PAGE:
Arabs in History
'Whoever lives in our country, speaks our language, is brought up in our culture and takes pride in our glory is one of us.' Thus ran a declaration of modern leaders of Arab states. But what exactly is an Arab, and what has been their place in the course of human history? In this well-established classic, Professor Lewis examines the key issues of Arab development - their identity, the national revival which cemented the creation of the Islamic state, and the social and economic pressures that destroyed the Arab kingdom and created the Islamic empire. He analyses the forces which contributed to that empire's eventual decline, and the effects of growing Western influence. Today, with the Arab world facing profound social and political challenges, it constitutes an essential introduction to the Arabs and their history.
- Paperback | 256 pages
- 124 x 192 x 18mm | 180g
- 23 May 2002
- Oxford University Press
- Oxford, United Kingdom
- 6th Revised ed.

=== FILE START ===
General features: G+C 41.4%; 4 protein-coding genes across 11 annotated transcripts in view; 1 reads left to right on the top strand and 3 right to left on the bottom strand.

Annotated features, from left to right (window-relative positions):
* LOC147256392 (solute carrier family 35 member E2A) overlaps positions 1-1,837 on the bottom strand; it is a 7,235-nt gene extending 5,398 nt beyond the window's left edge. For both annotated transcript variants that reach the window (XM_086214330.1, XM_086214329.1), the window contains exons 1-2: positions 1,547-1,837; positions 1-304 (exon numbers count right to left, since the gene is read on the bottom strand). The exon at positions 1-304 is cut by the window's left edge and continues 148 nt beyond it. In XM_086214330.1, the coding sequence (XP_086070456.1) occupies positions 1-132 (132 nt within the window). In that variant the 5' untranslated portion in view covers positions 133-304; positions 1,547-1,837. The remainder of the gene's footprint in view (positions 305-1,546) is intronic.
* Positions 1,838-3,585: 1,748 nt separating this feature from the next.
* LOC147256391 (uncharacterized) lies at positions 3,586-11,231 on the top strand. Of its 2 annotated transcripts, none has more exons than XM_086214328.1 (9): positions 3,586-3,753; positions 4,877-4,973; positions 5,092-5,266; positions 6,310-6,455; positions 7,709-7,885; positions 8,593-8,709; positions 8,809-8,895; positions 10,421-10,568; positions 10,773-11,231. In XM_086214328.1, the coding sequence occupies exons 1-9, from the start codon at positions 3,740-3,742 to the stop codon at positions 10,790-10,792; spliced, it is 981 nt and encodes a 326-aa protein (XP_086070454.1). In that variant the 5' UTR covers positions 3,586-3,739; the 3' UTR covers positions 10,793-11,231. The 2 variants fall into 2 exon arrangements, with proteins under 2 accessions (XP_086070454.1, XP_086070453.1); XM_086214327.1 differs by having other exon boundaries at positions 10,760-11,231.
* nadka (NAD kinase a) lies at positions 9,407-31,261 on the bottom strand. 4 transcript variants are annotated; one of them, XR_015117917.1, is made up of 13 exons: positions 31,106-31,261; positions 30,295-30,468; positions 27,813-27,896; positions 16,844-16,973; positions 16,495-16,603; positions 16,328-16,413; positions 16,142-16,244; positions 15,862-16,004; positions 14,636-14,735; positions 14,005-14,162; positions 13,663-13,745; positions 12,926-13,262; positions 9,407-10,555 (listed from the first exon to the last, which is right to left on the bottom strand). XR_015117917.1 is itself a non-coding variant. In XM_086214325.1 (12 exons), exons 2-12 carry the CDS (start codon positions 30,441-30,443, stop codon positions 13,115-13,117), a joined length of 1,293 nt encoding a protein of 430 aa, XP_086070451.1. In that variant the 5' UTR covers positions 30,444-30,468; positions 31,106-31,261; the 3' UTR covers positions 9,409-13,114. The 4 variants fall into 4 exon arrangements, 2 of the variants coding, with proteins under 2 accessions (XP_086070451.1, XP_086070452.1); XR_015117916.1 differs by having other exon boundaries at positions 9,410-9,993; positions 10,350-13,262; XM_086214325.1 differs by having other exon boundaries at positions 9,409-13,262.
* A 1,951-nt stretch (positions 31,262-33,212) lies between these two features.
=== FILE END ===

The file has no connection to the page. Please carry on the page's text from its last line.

- 6 b/w maps
Table of contents
List of Maps ; Introduction ; 1. Arabia Before Islam ; 2. Muhammad and the Rise of Islam ; 3. The Age of the Conquests ; 4. The Arab Kingdom ; 5. The Islamic Empire ; 6. 'The Revolt of Islam' ; 7. The Arabs in Europe ; 8. Islamic Civilization ; 9. The Arabs in Eclipse ; 10. The Impact of the West ; Chronological Table
Review from previous edition clear, fascinating and valuable The Guardian
... enormously influential history ... after reading 'Gibbon on Muhammad', it is tempting to speculate that Lewis's long-standing interest in the eighteenth-century historian may have influenced his own ambition to scan grand horizons, his taste for irony and his unmistakably elegant literary style. * Robert Irwin, Middle Eastern Studies * He writes concisely and clearly, ... a useful account of the challenges and crises both faced and precipitated by the Arabs in their long history. * Veronica Sen, Canberra Times * Professor Lewis has admirably achieved his object, notably bringing out broad economic trends * International Affairs * stimulating ... The continuous regard paid to the development of trade and economy deserves partucular praise. * History * Review from previous edition clear, fascinating and valuable * The Guardian *
About Bernard Lewis
Bernard Lewis is Cleveland E. Dodge Professor Emeritus of Near Eastern Studies, and Long-Term Member of the Institute for Advance Study, Princeton University. He has published numerous books on the Middle East, including, The Assassins, Race and Slavery in the Middle East: A Historical Enquiry, and The Middle East.